The union issue is the speech by Australian Workers’ Union secretary Paul Howes, in which he “declares war” on Rio Tinto, and goes on to state his position with clarity that even a drover’s dog could understand.
“We are going to take on Rio Tinto and make sure they pay a liveable wage to the workers who make the wealth that these shiny arses sitting in the boardroom in London enjoy,” he said.
Not much hidden in that position. In fact, it’s about as transparent as the plate-glass front windows at Myer – not that Hogsback is suggesting Howes is one of the dummies behind the window.
As Howes was delivering his rant at the AWU conference on Queensland’s Gold Coast, a hidden agenda was being played out in the historic US city of Boston, and if anyone in the coal game says “What’s the home of the original 1773 ‘tea party’ got to do with me?” you had better read on.
The Boston event involved the release of a study by a Harvard Medical School researcher, Paul Epstein, into the “hidden costs” of the US coal industry.
According to Epstein’s research, the hidden cost of burning coal to generate electricity is $US345 billion – a year.
Such an enormous number is rapidly doing its work, sparking headlines across the US as everyone from politicians to media commentators use it to engage in a fresh round of coal bashing.
Epstein’s argument is that coal, the fuel used to generate about 50% of the electricity used in the US, is responsible for a long list of side-effects ranging from “elevated rates of cancer, environmental damage, and lost tourism opportunities” – oh, almost forgot, and “climate change”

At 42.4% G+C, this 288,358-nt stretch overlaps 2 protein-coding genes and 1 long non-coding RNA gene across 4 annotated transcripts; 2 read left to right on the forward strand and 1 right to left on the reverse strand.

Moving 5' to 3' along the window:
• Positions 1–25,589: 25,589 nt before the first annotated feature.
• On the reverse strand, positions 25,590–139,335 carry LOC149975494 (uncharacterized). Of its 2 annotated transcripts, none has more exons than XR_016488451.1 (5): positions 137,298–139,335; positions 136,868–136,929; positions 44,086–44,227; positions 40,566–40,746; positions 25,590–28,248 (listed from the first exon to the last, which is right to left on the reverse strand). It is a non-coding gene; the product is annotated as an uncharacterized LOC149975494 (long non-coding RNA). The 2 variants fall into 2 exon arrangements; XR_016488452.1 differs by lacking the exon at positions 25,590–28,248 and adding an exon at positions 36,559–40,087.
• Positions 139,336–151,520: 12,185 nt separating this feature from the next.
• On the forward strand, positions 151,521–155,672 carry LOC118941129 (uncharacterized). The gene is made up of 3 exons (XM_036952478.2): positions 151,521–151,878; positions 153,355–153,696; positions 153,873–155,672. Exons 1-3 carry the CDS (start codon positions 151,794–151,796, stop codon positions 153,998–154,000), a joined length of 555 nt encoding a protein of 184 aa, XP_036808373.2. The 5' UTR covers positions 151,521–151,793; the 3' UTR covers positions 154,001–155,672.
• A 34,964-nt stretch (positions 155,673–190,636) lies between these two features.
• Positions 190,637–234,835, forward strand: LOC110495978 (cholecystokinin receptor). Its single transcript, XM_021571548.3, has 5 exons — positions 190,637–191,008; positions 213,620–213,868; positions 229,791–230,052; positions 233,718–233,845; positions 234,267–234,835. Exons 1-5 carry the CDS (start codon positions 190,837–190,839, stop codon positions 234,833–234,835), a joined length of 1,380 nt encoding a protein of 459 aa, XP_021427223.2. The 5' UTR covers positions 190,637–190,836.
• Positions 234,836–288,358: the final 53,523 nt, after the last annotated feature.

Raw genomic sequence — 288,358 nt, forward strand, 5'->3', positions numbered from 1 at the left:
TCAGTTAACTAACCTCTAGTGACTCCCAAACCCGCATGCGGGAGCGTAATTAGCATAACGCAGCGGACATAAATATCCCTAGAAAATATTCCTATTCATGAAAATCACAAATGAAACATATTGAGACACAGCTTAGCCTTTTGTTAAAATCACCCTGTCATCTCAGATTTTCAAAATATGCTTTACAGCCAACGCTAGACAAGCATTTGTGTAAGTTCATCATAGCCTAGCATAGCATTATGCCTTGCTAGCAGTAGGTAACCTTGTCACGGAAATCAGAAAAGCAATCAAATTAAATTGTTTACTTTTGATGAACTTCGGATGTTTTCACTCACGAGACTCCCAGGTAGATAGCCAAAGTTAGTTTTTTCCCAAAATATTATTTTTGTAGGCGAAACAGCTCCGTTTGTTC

First clue that something is not quite right in Epstein’s work lies in his concern for “lost tourism opportunities”
Interesting, thinks Hogsback: why would someone working at Harvard Medical School incorporate tourism in his assessment of hidden costs?
Second clue, which comes close to revealing the answer to that question, is that while Epstein does his work at the ultra-prestigious Harvard Medical School he is also the associate director of the Centre for Health and the Global Environment.
Third and final clue to unravelling this hidden agenda was the location for Epstein’s anti-coal rant – Boston Harbour, where he spoke on the deck of the Arctic Sunrise, a 50-metre icebreaker owned by Greenpeace.
There we have it, the hidden agenda revealed, and the point at which we return to the original question: which is worse, a hidden agenda or a transparent agenda?
Hogsback’s view is that he would prefer to deal with someone like Howes any day because you know exactly where he stands, even if he is over-cooking his case, as a few local critics in Australia have been quick to point out.
The biggest problem Howes faces in his “war against Rio” is that some of that company’s blue-collar workers are among the highest paid people in Australia, earning between $100,000 and $150,000 a year – close to double the average wage of $69,000.
Yes, the mine workers do earn every dollar for their labour in harsh conditions, but to declare an industrial war on behalf of people who are already paid much more than the average Aussie battler is a bit rich – as is Howes’ rhetoric, such as his claim that Rio is “sucking out the blood, sweat and tears of blue-collar workers”
In defence of Howes, there can be absolutely no doubt where he stands.
The same cannot be said for Epstein, the Harvard Medical School researcher, who nailed his colours to the mast of a political lobby group at a location designed to imply that it’s time to start another revolution – this time, against the coal industry.
If there is an amusing aspect to these examples of hidden and transparent agendas, it lies in the fact that one of the speakers wants to close the coal industry and the other wants to get more money from it. Hogsback prefers the money chase – it’s much easier to understand.